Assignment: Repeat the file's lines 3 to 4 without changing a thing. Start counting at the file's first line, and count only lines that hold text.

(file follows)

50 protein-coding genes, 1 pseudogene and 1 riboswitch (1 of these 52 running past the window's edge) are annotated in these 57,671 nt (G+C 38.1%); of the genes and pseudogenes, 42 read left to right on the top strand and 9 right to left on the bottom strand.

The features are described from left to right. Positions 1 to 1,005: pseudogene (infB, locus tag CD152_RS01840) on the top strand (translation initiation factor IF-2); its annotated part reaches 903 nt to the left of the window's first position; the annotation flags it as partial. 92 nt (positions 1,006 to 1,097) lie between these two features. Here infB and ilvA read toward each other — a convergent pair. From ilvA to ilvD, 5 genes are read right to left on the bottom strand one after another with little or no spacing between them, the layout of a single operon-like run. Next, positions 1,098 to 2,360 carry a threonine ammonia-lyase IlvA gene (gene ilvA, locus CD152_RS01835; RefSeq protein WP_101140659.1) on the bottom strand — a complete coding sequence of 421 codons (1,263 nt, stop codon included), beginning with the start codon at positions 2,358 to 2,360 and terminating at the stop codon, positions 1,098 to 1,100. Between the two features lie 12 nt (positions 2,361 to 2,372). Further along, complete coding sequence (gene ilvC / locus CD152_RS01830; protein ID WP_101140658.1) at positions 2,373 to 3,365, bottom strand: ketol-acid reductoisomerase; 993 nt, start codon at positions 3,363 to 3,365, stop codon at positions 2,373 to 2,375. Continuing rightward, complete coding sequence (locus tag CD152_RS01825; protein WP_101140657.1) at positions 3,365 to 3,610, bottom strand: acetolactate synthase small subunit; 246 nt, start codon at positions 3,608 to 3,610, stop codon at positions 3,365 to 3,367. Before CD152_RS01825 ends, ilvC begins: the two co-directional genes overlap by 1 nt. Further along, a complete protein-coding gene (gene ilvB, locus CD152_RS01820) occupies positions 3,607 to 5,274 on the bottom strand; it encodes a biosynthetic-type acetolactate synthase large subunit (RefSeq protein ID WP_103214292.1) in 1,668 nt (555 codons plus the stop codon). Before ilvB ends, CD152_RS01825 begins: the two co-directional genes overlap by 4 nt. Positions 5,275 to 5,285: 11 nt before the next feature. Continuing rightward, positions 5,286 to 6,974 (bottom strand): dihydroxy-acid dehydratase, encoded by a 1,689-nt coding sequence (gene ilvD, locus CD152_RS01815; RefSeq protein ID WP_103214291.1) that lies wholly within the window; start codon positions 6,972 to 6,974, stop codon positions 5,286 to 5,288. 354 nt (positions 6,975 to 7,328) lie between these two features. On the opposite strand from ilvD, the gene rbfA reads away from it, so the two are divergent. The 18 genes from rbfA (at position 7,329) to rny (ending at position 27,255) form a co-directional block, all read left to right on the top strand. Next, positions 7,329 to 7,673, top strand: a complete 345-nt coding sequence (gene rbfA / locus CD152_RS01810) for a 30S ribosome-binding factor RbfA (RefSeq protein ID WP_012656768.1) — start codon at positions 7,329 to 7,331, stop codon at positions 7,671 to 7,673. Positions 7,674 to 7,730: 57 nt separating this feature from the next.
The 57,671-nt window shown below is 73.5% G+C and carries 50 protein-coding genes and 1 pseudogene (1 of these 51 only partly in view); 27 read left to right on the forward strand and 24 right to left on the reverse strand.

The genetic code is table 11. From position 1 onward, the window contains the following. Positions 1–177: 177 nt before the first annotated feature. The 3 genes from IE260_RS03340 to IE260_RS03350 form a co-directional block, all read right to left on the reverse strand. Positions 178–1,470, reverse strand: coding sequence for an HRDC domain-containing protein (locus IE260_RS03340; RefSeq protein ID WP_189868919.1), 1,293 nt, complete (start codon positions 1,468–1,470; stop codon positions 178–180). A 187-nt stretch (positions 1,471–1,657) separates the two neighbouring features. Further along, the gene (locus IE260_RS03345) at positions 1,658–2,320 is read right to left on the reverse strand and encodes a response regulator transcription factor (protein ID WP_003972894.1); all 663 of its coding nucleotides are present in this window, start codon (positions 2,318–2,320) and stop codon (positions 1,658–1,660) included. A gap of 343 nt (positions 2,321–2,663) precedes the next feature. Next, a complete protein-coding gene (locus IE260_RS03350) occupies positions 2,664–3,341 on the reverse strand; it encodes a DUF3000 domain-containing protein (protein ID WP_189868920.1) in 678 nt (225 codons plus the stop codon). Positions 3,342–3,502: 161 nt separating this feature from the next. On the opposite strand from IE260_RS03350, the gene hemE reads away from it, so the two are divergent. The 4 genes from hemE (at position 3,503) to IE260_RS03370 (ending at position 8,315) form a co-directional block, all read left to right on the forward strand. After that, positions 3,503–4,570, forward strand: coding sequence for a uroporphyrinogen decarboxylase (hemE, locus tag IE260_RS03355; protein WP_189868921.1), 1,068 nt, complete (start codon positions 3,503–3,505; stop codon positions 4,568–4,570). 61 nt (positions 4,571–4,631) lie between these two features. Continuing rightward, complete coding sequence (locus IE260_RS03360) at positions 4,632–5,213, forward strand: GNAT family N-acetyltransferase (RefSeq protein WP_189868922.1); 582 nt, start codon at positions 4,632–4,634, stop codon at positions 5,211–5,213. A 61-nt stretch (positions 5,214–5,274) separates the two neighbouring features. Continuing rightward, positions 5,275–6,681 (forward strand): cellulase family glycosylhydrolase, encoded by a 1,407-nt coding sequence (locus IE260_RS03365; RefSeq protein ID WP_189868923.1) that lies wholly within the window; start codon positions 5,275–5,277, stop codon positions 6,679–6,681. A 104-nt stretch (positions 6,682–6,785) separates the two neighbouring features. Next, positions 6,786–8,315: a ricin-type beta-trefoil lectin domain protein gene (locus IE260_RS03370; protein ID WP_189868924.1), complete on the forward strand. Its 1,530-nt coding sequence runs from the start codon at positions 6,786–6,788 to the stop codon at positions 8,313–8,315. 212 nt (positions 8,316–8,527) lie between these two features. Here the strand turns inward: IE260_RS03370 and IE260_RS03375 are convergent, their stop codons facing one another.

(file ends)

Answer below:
The 57,671-nt window shown below is 73.5% G+C and carries 50 protein-coding genes and 1 pseudogene (1 of these 51 only partly in view); 27 read left to right on the forward strand and 24 right to left on the reverse strand.

The genetic code is table 11. From position 1 onward, the window contains the following. Positions 1–177: 177 nt before the first annotated feature. The 3 genes from IE260_RS03340 to IE260_RS03350 form a co-directional block, all read right to left on the reverse strand. Positions 178–1,470, reverse strand: coding sequence for an HRDC domain-containing protein (locus IE260_RS03340; RefSeq protein ID WP_189868919.1), 1,293 nt, complete (start codon positions 1,468–1,470; stop codon positions 178–180). A 187-nt stretch (positions 1,471–1,657) separates the two neighbouring features. Further along, the gene (locus IE260_RS03345) at positions 1,658–2,320 is read right to left on the reverse strand and encodes a response regulator transcription factor (protein ID WP_003972894.1); all 663 of its coding nucleotides are present in this window, start codon (positions 2,318–2,320) and stop codon (positions 1,658–1,660) included. A gap of 343 nt (positions 2,321–2,663) precedes the next feature. Next, a complete protein-coding gene (locus IE260_RS03350) occupies positions 2,664–3,341 on the reverse strand; it encodes a DUF3000 domain-containing protein (protein ID WP_189868920.1) in 678 nt (225 codons plus the stop codon). Positions 3,342–3,502: 161 nt separating this feature from the next. On the opposite strand from IE260_RS03350, the gene hemE reads away from it, so the two are divergent. The 4 genes from hemE (at position 3,503) to IE260_RS03370 (ending at position 8,315) form a co-directional block, all read left to right on the forward strand. After that, positions 3,503–4,570, forward strand: coding sequence for a uroporphyrinogen decarboxylase (hemE, locus tag IE260_RS03355; protein WP_189868921.1), 1,068 nt, complete (start codon positions 3,503–3,505; stop codon positions 4,568–4,570). 61 nt (positions 4,571–4,631) lie between these two features. Continuing rightward, complete coding sequence (locus IE260_RS03360) at positions 4,632–5,213, forward strand: GNAT family N-acetyltransferase (RefSeq protein WP_189868922.1); 582 nt, start codon at positions 4,632–4,634, stop codon at positions 5,211–5,213. A 61-nt stretch (positions 5,214–5,274) separates the two neighbouring features. Continuing rightward, positions 5,275–6,681 (forward strand): cellulase family glycosylhydrolase, encoded by a 1,407-nt coding sequence (locus IE260_RS03365; RefSeq protein ID WP_189868923.1) that lies wholly within the window; start codon positions 5,275–5,277, stop codon positions 6,679–6,681. A 104-nt stretch (positions 6,682–6,785) separates the two neighbouring features. Next, positions 6,786–8,315: a ricin-type beta-trefoil lectin domain protein gene (locus IE260_RS03370; protein ID WP_189868924.1), complete on the forward strand. Its 1,530-nt coding sequence runs from the start codon at positions 6,786–6,788 to the stop codon at positions 8,313–8,315. 212 nt (positions 8,316–8,527) lie between these two features. Here the strand turns inward: IE260_RS03370 and IE260_RS03375 are convergent, their stop codons facing one another.